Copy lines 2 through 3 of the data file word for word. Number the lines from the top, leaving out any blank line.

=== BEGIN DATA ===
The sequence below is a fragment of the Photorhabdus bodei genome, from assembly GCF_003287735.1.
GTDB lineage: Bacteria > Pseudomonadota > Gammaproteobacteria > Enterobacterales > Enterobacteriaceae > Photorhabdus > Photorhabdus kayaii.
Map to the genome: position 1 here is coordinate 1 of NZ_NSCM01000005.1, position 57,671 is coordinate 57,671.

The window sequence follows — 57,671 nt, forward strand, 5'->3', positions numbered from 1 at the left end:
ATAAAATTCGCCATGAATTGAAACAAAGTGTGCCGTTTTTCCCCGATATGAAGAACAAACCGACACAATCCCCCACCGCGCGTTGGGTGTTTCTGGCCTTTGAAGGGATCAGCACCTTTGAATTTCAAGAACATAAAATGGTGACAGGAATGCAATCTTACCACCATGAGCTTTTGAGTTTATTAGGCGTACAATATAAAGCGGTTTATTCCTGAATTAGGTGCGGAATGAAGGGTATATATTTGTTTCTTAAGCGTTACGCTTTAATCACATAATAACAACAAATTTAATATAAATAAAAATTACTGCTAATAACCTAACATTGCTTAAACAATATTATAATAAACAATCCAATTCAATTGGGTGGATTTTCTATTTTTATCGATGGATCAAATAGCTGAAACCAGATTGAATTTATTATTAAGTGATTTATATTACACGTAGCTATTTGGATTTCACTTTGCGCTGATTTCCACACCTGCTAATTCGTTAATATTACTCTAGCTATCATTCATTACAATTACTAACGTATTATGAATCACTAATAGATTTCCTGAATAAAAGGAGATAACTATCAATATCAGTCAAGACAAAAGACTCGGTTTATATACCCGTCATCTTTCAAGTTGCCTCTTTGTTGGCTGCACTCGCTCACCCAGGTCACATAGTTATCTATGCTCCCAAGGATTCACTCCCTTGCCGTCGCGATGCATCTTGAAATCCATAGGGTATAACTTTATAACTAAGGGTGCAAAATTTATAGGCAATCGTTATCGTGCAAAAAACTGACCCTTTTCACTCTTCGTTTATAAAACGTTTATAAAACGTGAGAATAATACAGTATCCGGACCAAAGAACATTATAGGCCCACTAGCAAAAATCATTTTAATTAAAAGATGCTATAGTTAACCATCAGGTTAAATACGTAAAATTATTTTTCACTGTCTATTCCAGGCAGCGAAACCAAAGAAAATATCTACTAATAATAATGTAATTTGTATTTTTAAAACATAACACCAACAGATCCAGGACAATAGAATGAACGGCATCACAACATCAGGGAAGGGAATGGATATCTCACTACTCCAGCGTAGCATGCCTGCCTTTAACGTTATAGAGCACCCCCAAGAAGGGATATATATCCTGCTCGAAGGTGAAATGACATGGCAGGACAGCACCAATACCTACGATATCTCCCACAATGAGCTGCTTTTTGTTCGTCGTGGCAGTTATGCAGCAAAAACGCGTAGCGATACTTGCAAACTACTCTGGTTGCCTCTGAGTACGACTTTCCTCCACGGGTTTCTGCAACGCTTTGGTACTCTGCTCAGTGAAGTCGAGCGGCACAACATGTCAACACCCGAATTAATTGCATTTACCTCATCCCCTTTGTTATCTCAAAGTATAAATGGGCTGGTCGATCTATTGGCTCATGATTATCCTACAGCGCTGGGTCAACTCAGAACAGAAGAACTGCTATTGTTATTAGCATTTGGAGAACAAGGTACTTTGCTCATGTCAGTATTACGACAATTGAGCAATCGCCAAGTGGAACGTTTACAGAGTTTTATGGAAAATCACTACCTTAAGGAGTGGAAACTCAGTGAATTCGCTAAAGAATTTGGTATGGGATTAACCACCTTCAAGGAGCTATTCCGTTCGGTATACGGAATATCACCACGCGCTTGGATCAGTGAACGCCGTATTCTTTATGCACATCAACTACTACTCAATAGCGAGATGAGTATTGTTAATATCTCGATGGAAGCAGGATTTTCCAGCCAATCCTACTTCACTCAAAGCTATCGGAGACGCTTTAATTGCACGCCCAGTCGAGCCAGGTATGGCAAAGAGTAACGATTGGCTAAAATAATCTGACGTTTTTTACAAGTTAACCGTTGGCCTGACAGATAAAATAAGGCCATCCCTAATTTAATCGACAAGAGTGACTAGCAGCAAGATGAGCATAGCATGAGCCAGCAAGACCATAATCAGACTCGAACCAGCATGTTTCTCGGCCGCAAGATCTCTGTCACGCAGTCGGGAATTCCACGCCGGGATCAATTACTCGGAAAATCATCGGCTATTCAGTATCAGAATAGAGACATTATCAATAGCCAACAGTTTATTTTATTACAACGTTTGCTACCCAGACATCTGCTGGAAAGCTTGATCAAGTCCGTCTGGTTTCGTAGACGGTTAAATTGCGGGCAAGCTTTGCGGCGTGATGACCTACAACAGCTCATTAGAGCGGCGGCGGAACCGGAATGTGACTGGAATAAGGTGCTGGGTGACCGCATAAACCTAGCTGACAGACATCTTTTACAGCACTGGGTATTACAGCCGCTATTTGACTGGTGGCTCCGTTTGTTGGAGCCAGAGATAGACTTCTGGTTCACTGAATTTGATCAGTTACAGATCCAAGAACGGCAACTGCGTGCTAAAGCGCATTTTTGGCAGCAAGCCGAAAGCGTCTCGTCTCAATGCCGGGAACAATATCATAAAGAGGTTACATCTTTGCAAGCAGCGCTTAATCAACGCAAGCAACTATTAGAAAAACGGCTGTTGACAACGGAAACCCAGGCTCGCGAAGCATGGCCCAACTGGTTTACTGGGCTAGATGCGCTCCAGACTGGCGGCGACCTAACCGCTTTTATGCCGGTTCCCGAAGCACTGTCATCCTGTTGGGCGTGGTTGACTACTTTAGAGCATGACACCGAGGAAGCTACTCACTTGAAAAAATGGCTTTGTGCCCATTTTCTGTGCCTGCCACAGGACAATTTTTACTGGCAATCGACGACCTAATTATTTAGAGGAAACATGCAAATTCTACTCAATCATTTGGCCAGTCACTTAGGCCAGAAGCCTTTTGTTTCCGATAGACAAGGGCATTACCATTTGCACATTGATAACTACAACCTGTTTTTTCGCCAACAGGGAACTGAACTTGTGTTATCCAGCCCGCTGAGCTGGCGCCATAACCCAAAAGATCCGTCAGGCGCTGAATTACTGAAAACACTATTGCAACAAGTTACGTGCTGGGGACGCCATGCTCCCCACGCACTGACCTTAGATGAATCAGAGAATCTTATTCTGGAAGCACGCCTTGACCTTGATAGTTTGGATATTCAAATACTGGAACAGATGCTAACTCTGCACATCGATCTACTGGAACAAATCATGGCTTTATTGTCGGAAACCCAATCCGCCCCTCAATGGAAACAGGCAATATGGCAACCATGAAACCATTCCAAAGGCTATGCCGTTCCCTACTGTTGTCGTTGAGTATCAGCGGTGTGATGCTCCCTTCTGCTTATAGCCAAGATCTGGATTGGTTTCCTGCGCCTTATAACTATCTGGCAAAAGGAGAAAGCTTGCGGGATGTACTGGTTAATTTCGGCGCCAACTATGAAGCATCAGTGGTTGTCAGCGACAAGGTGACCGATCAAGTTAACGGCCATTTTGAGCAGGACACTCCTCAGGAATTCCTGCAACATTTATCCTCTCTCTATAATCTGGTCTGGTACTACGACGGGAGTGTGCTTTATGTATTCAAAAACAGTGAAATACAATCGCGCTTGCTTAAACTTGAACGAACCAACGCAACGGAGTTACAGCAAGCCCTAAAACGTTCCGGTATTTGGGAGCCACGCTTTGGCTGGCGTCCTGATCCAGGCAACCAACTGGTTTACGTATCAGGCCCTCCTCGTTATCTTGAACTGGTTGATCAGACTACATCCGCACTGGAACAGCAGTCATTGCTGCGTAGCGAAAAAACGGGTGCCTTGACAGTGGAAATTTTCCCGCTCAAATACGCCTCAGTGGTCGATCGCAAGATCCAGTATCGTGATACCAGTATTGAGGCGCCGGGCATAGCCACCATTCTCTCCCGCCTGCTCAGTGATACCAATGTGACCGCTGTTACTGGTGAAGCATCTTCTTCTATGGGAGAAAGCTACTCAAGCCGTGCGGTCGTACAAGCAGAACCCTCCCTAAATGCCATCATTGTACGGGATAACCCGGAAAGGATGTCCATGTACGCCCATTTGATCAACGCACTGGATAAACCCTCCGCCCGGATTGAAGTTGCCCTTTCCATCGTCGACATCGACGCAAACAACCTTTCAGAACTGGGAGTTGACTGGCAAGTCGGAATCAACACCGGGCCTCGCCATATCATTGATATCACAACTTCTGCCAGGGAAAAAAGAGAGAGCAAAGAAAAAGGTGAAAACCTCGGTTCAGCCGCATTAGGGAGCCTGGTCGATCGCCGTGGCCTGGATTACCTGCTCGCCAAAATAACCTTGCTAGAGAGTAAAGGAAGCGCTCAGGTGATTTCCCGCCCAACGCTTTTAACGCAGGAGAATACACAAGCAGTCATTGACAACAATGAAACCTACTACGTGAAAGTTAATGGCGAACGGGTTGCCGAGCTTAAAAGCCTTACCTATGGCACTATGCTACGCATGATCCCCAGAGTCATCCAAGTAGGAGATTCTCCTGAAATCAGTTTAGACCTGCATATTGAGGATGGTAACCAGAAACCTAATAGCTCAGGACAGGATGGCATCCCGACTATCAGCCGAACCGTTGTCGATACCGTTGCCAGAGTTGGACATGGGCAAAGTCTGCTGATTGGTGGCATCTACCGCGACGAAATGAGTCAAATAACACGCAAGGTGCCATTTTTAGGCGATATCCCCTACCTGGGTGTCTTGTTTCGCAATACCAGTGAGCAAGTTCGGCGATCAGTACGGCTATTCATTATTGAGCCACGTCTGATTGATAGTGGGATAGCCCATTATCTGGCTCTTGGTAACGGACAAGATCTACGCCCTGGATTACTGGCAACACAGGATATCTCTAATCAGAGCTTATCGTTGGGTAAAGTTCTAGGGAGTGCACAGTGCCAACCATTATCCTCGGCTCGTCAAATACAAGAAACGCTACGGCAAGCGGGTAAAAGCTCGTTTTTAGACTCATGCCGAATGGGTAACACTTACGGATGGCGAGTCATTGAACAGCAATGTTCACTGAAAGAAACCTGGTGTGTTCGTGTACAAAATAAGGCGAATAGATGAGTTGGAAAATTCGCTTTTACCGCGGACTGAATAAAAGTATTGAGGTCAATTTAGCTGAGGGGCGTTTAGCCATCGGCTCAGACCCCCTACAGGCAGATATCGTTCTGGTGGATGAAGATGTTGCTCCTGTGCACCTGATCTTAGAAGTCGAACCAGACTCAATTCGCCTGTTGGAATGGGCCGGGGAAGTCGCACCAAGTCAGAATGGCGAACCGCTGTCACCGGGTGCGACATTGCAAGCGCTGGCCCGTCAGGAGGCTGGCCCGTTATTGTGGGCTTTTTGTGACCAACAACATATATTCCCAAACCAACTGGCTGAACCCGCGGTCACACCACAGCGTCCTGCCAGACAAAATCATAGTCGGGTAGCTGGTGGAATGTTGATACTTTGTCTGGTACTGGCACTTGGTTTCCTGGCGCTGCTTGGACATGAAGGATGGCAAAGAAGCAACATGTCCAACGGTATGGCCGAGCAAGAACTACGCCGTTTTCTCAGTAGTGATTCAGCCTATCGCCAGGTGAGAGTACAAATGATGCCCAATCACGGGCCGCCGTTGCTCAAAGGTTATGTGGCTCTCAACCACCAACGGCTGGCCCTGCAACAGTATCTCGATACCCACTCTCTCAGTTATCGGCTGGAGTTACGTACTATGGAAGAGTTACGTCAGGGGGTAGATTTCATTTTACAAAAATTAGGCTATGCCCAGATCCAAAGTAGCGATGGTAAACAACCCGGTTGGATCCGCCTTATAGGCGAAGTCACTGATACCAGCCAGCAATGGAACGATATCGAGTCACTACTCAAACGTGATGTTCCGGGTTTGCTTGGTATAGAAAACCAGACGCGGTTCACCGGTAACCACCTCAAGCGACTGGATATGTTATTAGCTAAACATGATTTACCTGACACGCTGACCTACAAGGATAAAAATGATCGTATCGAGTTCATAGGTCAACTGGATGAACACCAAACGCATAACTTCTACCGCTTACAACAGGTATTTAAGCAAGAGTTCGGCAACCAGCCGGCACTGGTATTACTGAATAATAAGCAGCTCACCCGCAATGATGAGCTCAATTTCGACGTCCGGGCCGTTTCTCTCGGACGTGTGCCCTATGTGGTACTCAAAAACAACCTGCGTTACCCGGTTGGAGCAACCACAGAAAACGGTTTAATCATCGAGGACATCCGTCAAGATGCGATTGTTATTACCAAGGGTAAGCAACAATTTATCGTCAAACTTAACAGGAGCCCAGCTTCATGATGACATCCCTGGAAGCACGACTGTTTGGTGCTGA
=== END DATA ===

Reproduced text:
GTDB lineage: Bacteria > Pseudomonadota > Gammaproteobacteria > Enterobacterales > Enterobacteriaceae > Photorhabdus > Photorhabdus kayaii.
Map to the genome: position 1 here is coordinate 1 of NZ_NSCM01000005.1, position 57,671 is coordinate 57,671.